Thursday, 15 December 2011

Bobby Pearce

Battle Attack

Flying Officer Bobby Pearce - centre photo June 1940
At the outbreak of war a small RAF force was dispatched with the BEF (British Expeditionary Force) to assist France in its efforts to repel a German advance. Initially, four Hurricane squadrons were sent out to assist the brave young men who flew in light bomber aircraft such as Fairey Battles. One such airman was Bobby Pearce, a Wireless Operator / Air Gunner from Erith, Kent.
          Bobby joined the RAF in 1938, as an aspiring Wireless Operator. He began his basic training at Uxbridge and then went on to Cranwell Wireless School to learn his chosen craft. On completion of the course Bobby had his first taste of Wireless duties from the air in a Vickers Valentia aircraft. There were 12 students on board and each was given a different message to send to the Radio Shack. Once the message was sent they would then receive a reply. As a young man with a keen passion for aviation Bobby found the experience to be a complete thrill. As the course continued Bobby soon became a capable Wireless Operator and Air Gunner and was then posted to No. 63 Squadron stationed at Upwood. Prior to his posting Bobby and his peers were told that they would be sent to either a Blenheim or a Fairey Battle squadron. When Bobby realised that he would be going to a Fairey Battle squadron he was assuredly informed by the “old sweats” that he was extremely fortunate because ‘Blenheims could not maintain height on one duff engine.’ It was not until Bobby arrived at Upwood that he instantly realised that the Fairey Battles had exactly the same problem!
‘The Battle light bomber was a fairly advanced aircraft at the time of its conception, but was virtually redundant before it eventually went to war in 1939-1940. The immense production effort, involving 2, 200 aircraft, engines and spares was largely wasted. This could not have been foreseen when the specification P27/32 was issued in August 1932 and in definitive form in April 1933, or when the first big orders were placed in 1935-1936 for the rapidly expanding RAF. Designed to replace and improve upon the Hawker Hind and Hart two-seat biplane day bombers the Battle lacked speed and defensive armament necessary to survive attacks even by the monoplane fighters of its own design era. Though accepted as being obsolescent, Battles continued to be ordered and made.’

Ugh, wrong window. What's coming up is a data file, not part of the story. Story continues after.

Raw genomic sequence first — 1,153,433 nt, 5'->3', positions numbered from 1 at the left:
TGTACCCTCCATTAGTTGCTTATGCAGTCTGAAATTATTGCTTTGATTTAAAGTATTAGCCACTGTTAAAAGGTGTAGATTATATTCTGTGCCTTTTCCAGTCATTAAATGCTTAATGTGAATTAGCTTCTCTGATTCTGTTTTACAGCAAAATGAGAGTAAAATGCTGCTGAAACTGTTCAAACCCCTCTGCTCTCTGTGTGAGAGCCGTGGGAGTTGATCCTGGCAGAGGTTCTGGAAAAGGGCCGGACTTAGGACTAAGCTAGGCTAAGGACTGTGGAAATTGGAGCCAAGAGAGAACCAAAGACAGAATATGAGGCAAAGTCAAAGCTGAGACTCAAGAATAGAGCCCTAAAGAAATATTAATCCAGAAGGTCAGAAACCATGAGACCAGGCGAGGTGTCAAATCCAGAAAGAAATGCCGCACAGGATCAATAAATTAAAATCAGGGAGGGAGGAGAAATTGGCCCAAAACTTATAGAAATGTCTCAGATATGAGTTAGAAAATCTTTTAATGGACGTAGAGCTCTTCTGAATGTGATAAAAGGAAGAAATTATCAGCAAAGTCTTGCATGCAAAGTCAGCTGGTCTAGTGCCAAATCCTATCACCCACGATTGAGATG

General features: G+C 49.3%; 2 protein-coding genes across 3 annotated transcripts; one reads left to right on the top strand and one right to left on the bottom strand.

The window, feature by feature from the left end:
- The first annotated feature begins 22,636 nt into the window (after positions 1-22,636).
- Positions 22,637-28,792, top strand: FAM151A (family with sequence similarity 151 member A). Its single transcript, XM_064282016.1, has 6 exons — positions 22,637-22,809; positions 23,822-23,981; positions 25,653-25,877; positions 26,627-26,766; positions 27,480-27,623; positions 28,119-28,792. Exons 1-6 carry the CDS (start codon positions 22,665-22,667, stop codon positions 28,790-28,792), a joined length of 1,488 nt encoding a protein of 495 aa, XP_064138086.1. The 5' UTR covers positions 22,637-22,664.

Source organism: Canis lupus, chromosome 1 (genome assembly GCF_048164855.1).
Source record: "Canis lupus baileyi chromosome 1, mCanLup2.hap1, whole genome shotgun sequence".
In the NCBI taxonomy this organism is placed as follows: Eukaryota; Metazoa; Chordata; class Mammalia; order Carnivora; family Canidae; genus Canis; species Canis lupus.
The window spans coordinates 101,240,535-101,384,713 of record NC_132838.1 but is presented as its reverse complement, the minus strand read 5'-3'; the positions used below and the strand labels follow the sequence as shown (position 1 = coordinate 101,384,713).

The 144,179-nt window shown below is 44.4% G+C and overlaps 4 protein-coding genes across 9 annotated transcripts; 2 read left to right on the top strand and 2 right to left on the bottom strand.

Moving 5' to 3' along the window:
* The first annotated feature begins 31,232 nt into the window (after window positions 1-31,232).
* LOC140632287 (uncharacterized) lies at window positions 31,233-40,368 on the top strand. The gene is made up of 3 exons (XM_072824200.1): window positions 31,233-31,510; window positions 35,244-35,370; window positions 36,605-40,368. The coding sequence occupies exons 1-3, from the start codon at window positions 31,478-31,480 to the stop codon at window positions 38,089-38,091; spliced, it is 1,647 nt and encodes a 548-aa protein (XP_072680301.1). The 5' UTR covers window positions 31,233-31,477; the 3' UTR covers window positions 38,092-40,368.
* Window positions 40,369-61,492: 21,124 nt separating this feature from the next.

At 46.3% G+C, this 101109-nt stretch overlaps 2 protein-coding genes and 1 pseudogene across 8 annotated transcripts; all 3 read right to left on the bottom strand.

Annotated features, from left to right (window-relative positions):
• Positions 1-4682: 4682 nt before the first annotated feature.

In August 1939, while on leave, Bobby received a Telegram which exclaimed – “Report to your unit immediately”. On his return Bobby and two colleagues were flown to RAF Bicester to join No.142 Squadron who was preparing to depart for France. The Squadron, along with nine other Fairey Battle squadrons were to form the AASF (Advanced Air Striking Force) to offer support in France to both the British and French armies in the event of a German advance into the Low Countries. On 2 September 1939, No.142 Squadron left for France. When they arrived preparations were quickly underway.  
‘The Imperial crew spent some time with buckets of green and brown camouflage paint and long-handled brooms, concealing the beautiful silver paint with a sombre coating. Our destination was Berry-au-Bac, a small village about nine miles north of Rheims. About a mile from the village was a very large area of agricultural land which had recently been harvested. This was to be our aerodrome which was separated by the main Rheims/Laon road from a more modest field which had a small forest of saplings along its border. After landing the aircraft they were taxied over the road to the periphery of the wood, backed into small clearances, and young saplings were propped against the leading edges of the aircraft. The concealments were quite effective. Later the taxiing paths were covered with metal lattice grids by the Pioneer Corps. The N.C.O’s and airman were billeted initially in the village. My group were accommodated in a large barn. A groundsheet and a blanket were issued to each of us and our “adventure” had begun. Everything was fun. Breakfast was served in the open behind the Town Hall. It comprised of a slap of French Rye-bread, very dark in colour and very dense in texture. The bread was accompanied with bacon, decanted from 7lb. tins into large trays, and then heated over Primus stoves. We had the choice of either a rasher of bacon placed on our slice of bread or we could submerge our bread in the bacon fat. This repast was washed down with strong, sweet tea decanted from a vast urn. In these early days we were fed at mid-day by the French army caterers and in the evening we were fed in the village by our own cooks – mostly bread, margarine with bully beef or jam. All of this was very novel and great fun. We had quite forgotten that there was a war in progress.’